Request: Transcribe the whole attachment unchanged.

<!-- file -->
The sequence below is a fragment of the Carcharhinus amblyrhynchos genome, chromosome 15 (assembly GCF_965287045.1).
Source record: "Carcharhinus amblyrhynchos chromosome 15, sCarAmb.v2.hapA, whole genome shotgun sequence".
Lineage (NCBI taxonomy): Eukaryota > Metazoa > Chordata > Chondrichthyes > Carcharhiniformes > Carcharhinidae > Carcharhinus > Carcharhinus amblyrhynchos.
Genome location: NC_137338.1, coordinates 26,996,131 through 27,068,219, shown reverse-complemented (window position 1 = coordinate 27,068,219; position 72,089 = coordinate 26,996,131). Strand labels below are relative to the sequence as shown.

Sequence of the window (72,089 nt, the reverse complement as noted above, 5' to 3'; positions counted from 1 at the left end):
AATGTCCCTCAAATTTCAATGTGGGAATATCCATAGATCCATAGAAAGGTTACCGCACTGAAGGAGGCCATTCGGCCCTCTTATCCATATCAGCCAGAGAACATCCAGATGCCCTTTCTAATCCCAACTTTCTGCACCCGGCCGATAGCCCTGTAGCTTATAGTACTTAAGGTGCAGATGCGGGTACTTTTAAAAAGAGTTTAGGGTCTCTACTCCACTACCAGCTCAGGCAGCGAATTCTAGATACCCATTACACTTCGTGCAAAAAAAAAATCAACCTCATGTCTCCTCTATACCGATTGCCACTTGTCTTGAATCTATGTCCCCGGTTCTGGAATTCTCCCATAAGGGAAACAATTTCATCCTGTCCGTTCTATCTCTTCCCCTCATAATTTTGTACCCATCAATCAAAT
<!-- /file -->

The sequence below is a fragment of the Carcharhinus amblyrhynchos genome, chromosome 15 (assembly GCF_965287045.1).
Source record: "Carcharhinus amblyrhynchos chromosome 15, sCarAmb.v2.hapA, whole genome shotgun sequence".
Lineage (NCBI taxonomy): Eukaryota > Metazoa > Chordata > Chondrichthyes > Carcharhiniformes > Carcharhinidae > Carcharhinus > Carcharhinus amblyrhynchos.
Genome location: NC_137338.1, coordinates 26,996,131 through 27,068,219, shown reverse-complemented (window position 1 = coordinate 27,068,219; position 72,089 = coordinate 26,996,131). Strand labels below are relative to the sequence as shown.

Sequence of the window (72,089 nt, the reverse complement as noted above, 5' to 3'; positions counted from 1 at the left end):
AATGTCCCTCAAATTTCAATGTGGGAATATCCATAGATCCATAGAAAGGTTACCGCACTGAAGGAGGCCATTCGGCCCTCTTATCCATATCAGCCAGAGAACATCCAGATGCCCTTTCTAATCCCAACTTTCTGCACCCGGCCGATAGCCCTGTAGCTTATAGTACTTAAGGTGCAGATGCGGGTACTTTTAAAAAGAGTTTAGGGTCTCTACTCCACTACCAGCTCAGGCAGCGAATTCTAGATACCCATTACACTTCGTGCAAAAAAAAAATCAACCTCATGTCTCCTCTATACCGATTGCCACTTGTCTTGAATCTATGTCCCCGGTTCTGGAATTCTCCCATAAGGGAAACAATTTCATCCTGTCCGTTCTATCTCTTCCCCTCATAATTTTGTACCCATCAATCAAAT